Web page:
Little Waltham Hall – NGS Open Garden for Charity

Last Thursday, despite the unsettled weather, I decided to travel down to the village of Little Waltham, just outside Chelmsford, in order to visit the garden belonging to Little Waltham Hall. The owners, Rupert & Lady Vanessa Watson opened their beautiful garden as part of the NGS – Open Gardens for Charity scheme.

I had been stirred by the prospect of a walled garden with “informal herbaceous planting”  and yet, as things turned out, I was impressed by so much more …

My journey around the garden began with admiring the herbaceous borders lining the sweeping lawn, in which different varieties of geranium nestled romantically with Lady’s Mantle. It was a simple and satisfying design, especially for lovers of a more romantic planting scheme.

As I moved towards the foot of the garden, I encountered more architectural species – such as Poppy and Acanthus – as well as a vista of the sweeping s-curves of the lawn and border …

I reached the entrance to the Walled Garden just as it started to drizzled and yet was determined not to be disturbed from my Photography. The Alliums, Delphinium, Lupins and Ornithogalum were looking fresh against the ancient bricks of the wall – the latter being adorned with a soft-pink climbing rose.

At this point the rain became too persistent to continue and I took shelter with some other visitors in a gazebo attached to the outside of the walled garden. The rain was unfortunately extremely heavy and long-lasting and I regretted leaving my brolly in the car – if only because it would have helped me reach tea & cakes without getting soaked to the skin !

Eventually, the rainfall slowed and I was able to navigate my way towards the house, with my kneeling mat over my head to keep me and the camera as dry as possible. Once sheltering under a tree, I was able to take some interesting photos of the garden in the rain, including this one.

After what I felt to be a well-earned cup of tea with cake, I returned to photograph the garden in its newly refreshed state. The Walled Garden was looking beautiful …

With the rain and drizzle now finally gone, I made my way to the gorgeous climbing roses growing up the side of Little Waltham Hall itself. They were weighed down with droplets of water, yet still smelled wonderful. A lady, who was obviously much more knowledgeable about roses than I was – immediately identified the beautiful rich orange yellow rose as ‘Teasing Georgia’ – a David Austin rose which holds the RHS Award of Garden Merit (AGM). Impressed with her help – and captivated by the rose blooms themselves – I proceeded to spend my remaining visiting time dedicated to ‘Rose Photography’.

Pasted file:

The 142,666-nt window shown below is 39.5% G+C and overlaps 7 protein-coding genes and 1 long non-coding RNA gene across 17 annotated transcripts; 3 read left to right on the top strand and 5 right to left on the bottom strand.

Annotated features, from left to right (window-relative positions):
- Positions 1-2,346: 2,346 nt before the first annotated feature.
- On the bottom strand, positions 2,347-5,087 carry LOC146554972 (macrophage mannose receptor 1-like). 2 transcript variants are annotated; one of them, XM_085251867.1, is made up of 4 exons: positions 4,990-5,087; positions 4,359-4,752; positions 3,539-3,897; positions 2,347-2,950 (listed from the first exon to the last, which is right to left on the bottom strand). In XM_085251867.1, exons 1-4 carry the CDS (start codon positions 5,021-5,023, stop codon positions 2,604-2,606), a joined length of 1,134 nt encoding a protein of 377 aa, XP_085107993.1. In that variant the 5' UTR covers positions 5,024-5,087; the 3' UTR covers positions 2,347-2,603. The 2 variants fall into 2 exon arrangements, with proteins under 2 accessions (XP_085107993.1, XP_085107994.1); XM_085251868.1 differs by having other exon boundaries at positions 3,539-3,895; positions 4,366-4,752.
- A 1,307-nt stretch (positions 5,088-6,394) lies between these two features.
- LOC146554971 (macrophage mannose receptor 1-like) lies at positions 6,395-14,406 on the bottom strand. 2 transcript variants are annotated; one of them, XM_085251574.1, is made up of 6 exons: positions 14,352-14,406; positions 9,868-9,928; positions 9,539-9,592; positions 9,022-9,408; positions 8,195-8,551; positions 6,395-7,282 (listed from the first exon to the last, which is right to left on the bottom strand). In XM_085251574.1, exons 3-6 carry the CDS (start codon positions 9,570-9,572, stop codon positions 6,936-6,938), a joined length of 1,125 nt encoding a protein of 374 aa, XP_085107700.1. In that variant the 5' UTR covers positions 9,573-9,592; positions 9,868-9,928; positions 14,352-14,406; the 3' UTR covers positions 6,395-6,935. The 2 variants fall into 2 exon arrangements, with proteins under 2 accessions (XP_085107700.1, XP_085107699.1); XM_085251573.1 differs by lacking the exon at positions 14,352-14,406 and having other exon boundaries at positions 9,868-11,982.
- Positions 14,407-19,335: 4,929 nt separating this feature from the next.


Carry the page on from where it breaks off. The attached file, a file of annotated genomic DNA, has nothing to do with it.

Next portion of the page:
As a child, I had grown up with parents who loved roses. Queen Elizabeth, Peace, Ena Harkness and the exquisite Tzigane filled my parents’ front garden – and yet, the only rose I had ever owned – Albertine – had been removed from my garden over a decade ago after succumbing to disease. Last Autumn, at Anglesea Abbey, I had been captivated by two David Austin Roses – The Lady of Shallot and Lichfield Angel. There was something extra special about the colour and shape of their blooms that drew me into their spell.

Now, as I tried my best to capture the delicately folded petals of ‘Teasing Georgia’ in my shots, I realised that I was ‘hooked’ – and it was the start of a love-affair with David Austin roses – which had been niggling away at me for some time. I regard the following gallery of photographs as wonderful – because of the rose rather than my skill with the camera. A rose bloom presents itself as a tricky subject because of its mass of delicately folded petals on numerous focal planes. It’s certainly going to be fun trying to master the art …

 

My last image of the day was of a dusky pink rose bloom from the next climbing rose along. It was another beautiful David Austin rose – William Morris.

By this stage, the visiting time had come to an end – and despite the rainy interlude – I had thoroughly enjoyed my afternoon.

As mentioned at the outset, I had discovered so much more than just the Walled Garden: How beautiful plants can look during a rainstorm and immediately afterwards, for example – and how raindrops on the roses at Little Waltham Hall heralded the beginning of a new passion for me …

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